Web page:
Reproduced from a paper I wrote for Michael Greer's 'Technology of the Book' course at the University of Arkansas at Little Rock in Fall 2018.
Consider yourself standing in a library - you’re sure to have little trouble visualizing the scene. The organization of the shelves, the volumes lined up all the way down the rows, titled along their spines for fingers and eyes to pass over… this setting is nearly as iconic as the book itself. In the infancy of the book as we know it, however, libraries were not nearly so orderly. Massive vellum tomes bore metal knobs and latches to keep them closed and protected as they lay flat across their faces, chained to their shelves, oftentimes too heavy to move. The Renaissance poet Petrarch is known to have nearly lost his legs after dropping a volume of his own inscription on them as he pulled it from the shelf (Brassington 94, Cundall 9). From its birth in the 4th century, the flat-form book endured 1200 years of bondage before finally assuming the noble, upright stance we take for granted today.
The Prone Tome
For more than 1,000 years between the invention of the flat-form book in the 4th century and the establishment of the printing press in the 15th, virtually all recorded texts were religious in nature and were confined to an audience of the monasteries, monarchies, and the occasional hyper-wealthy private bibliophile. In this context, portability wasn’t of much concern. Large manuscripts, inscribed on vellum and cased between heavy wooden boards covered with leather, were often laid open on lecterns and desks for study and were not expected to move. Churches and monasteries were furnished with sloped and even revolving desks to make these giant volumes as accessible as possible. Adding to their weight, bosses and corner-caps made of metal, wood, or bone punctuated the covers of these books, as Diehl explains, ‘for the twofold purpose of decoration and keeping the leather from being scratched or harmed as the book lay on its side’ (17). The weight of the heavy wooden cover boards, in addition to metal clasps and latches, was necessary to keep the vellum folios of these great bindings from curling or ‘yawning’ over time (Diehl 17).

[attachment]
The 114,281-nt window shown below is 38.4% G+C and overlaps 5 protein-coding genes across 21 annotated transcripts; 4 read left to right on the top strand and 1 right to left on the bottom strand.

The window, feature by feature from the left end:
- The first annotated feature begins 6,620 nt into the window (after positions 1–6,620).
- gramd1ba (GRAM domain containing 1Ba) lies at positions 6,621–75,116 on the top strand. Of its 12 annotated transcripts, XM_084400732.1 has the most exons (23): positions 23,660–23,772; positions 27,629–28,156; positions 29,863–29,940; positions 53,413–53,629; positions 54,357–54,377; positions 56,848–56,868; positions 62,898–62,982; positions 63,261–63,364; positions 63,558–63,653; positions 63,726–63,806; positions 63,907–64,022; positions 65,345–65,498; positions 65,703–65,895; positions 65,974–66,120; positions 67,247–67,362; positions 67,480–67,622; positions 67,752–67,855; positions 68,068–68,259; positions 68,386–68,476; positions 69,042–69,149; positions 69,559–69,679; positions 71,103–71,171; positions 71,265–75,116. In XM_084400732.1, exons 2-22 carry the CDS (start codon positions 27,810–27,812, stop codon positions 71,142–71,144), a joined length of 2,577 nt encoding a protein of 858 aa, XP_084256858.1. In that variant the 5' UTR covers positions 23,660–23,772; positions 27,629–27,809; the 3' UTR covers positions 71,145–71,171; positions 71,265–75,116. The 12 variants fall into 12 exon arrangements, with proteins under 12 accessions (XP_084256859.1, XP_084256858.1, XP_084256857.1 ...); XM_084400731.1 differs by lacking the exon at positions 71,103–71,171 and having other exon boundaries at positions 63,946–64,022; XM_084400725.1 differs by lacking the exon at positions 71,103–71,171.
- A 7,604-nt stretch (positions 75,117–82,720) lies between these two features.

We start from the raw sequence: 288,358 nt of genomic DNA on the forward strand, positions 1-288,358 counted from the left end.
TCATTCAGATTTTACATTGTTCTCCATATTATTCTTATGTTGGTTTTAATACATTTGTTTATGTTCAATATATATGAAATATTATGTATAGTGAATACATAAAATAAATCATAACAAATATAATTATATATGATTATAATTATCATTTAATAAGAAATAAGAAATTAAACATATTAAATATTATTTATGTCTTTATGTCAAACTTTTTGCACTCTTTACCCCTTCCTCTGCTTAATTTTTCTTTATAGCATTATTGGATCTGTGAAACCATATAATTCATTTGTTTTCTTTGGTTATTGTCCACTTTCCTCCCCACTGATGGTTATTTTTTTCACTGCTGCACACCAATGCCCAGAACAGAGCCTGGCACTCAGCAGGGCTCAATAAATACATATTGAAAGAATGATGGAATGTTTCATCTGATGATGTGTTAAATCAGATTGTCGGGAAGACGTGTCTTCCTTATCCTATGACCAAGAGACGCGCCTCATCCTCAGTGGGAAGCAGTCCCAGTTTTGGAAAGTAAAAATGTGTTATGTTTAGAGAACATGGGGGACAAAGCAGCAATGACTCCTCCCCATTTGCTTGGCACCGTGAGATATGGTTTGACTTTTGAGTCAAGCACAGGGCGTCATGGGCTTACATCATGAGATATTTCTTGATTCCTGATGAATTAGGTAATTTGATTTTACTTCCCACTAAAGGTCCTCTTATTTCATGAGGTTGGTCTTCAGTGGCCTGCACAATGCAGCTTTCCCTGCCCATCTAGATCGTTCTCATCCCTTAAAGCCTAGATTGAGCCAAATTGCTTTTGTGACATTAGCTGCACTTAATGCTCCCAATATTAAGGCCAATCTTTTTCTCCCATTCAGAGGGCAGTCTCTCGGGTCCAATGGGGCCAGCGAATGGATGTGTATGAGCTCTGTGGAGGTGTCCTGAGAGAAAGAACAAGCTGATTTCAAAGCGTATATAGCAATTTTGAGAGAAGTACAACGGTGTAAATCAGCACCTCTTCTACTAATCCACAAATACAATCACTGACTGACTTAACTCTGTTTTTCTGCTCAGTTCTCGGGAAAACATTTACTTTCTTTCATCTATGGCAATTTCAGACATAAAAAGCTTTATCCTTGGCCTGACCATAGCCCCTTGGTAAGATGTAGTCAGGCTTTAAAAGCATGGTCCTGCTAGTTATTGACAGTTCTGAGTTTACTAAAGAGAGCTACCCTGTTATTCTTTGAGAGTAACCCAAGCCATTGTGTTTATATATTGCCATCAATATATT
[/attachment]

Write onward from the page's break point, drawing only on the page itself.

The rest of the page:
As confused and chaotic a picture as this paints, understanding the limited audience and function of books and libraries during the medieval era justifies the form: heavy religious texts were built to last and organized for their protection and reference by monks and the very few outside the church who could read them. As this audience began to change, so the form and function of the book did as well.
The Ascent of Man-uscripts
According to Cundall, weight was the major limiting factor for the development of books up through the first half of the 15th century (9). Even if it had been attempted, medieval bindings were liable to collapse under their own weight when stood upright on the shelves. This weight also led the binding edge of manuscripts, which were glued up flat and flush with the cover boards, to split and cave, leaving the spine sunken and unsuitable for displaying the title of a volume. Weihs notes that, at that time, spines were considered the ‘unsightly hinge’ of a book and were usually left undecorated (12).
By the 1540s, the concept of spine-titling and vertical storage had been well-established, presses had been pumping out printed texts for nearly a century, and these cheaper, lighter bindings slowly shed their metal furniture and chains as bookbinders turned their attention to decoration, craftsmanship, and volume to serve their blossoming consumer-base (Brooker xxvi). By the end of that century, these ideas were adopted by the rest of Europe, and what is largely considered the golden age of bookbinding as an art had begun.
Bound for Greatness
Barbara Durrfeld, Eike. “Terra Incognita: Toward a Historiography of Book Fastenings and Book Furniture.” Book History, vol. 3, 2000, https://0-muse-jhu-edu.librrary.ualr.edu/article/3600
Brassington, W. Salt. A History of the Art of Bookbinding: with Some Account of the Books of the Ancients. Eliot Stock, London, 1894, Google Books https://books.google.com/books/about/A_History_of_the_Art_of_Bookbinding.html?id=jsw5AQAAMAAJ&printsec=frontcover&source=kp_read_button#v=onepage&q&f=false
Brooker, Thomas Kimball. “Upright works: The emergence of the vertical library in the 16th century.” 1996, Proquest https://0-search-proquest-com.library.ualr.edu/docview/304278572/fulltextPDF/B598963E94674D60PQ/27?accountid=14482
Cundall, Joseph. On Bookbindings: Ancient and Modern. G. Bell and Sons, 1881, Google Books https://books.google.com/books?id=_LRCAQAAMAAJ&printsec=frontcover&source=gbs_ge_summary_r&cad=0#v=onepage&q&f=false
Diehl, Edith. Bookbinding: Its Background and Technique. Dover Publications, Inc., 1980
Weihs, Jean. “A Brief History of Shelving.” Technicalities; Prairie Village, vol. 29, iss. 2, March/April 2009, Proquest https://0-search-proquest-com.library.ualr.edu/libraryscience/docview/195041497/F958572E551B4C60PQ/2?accountid=14482